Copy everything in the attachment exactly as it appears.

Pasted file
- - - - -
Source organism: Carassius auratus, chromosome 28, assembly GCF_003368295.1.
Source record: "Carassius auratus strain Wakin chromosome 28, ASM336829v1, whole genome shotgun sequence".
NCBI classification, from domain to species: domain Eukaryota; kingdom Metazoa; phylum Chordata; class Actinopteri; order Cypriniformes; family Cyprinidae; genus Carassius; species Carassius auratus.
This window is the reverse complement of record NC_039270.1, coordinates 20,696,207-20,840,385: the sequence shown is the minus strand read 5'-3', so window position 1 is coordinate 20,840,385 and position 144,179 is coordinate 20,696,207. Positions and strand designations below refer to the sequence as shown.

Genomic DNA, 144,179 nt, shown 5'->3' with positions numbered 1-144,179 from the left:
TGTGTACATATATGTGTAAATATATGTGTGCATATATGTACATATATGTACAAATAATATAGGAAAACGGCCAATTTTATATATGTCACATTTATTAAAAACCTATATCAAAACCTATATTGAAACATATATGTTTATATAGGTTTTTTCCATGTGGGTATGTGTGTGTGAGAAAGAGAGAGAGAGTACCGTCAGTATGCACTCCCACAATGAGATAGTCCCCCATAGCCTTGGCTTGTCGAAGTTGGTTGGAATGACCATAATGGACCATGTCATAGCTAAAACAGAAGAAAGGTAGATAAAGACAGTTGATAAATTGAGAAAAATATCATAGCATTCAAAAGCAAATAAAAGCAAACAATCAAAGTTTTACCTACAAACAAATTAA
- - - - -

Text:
Source organism: Carassius auratus, chromosome 28, assembly GCF_003368295.1.
Source record: "Carassius auratus strain Wakin chromosome 28, ASM336829v1, whole genome shotgun sequence".
NCBI classification, from domain to species: domain Eukaryota; kingdom Metazoa; phylum Chordata; class Actinopteri; order Cypriniformes; family Cyprinidae; genus Carassius; species Carassius auratus.
This window is the reverse complement of record NC_039270.1, coordinates 20,696,207-20,840,385: the sequence shown is the minus strand read 5'-3', so window position 1 is coordinate 20,840,385 and position 144,179 is coordinate 20,696,207. Positions and strand designations below refer to the sequence as shown.

Genomic DNA, 144,179 nt, shown 5'->3' with positions numbered 1-144,179 from the left:
TGTGTACATATATGTGTAAATATATGTGTGCATATATGTACATATATGTACAAATAATATAGGAAAACGGCCAATTTTATATATGTCACATTTATTAAAAACCTATATCAAAACCTATATTGAAACATATATGTTTATATAGGTTTTTTCCATGTGGGTATGTGTGTGTGAGAAAGAGAGAGAGAGTACCGTCAGTATGCACTCCCACAATGAGATAGTCCCCCATAGCCTTGGCTTGTCGAAGTTGGTTGGAATGACCATAATGGACCATGTCATAGCTAAAACAGAAGAAAGGTAGATAAAGACAGTTGATAAATTGAGAAAAATATCATAGCATTCAAAAGCAAATAAAAGCAAACAATCAAAGTTTTACCTACAAACAAATTAA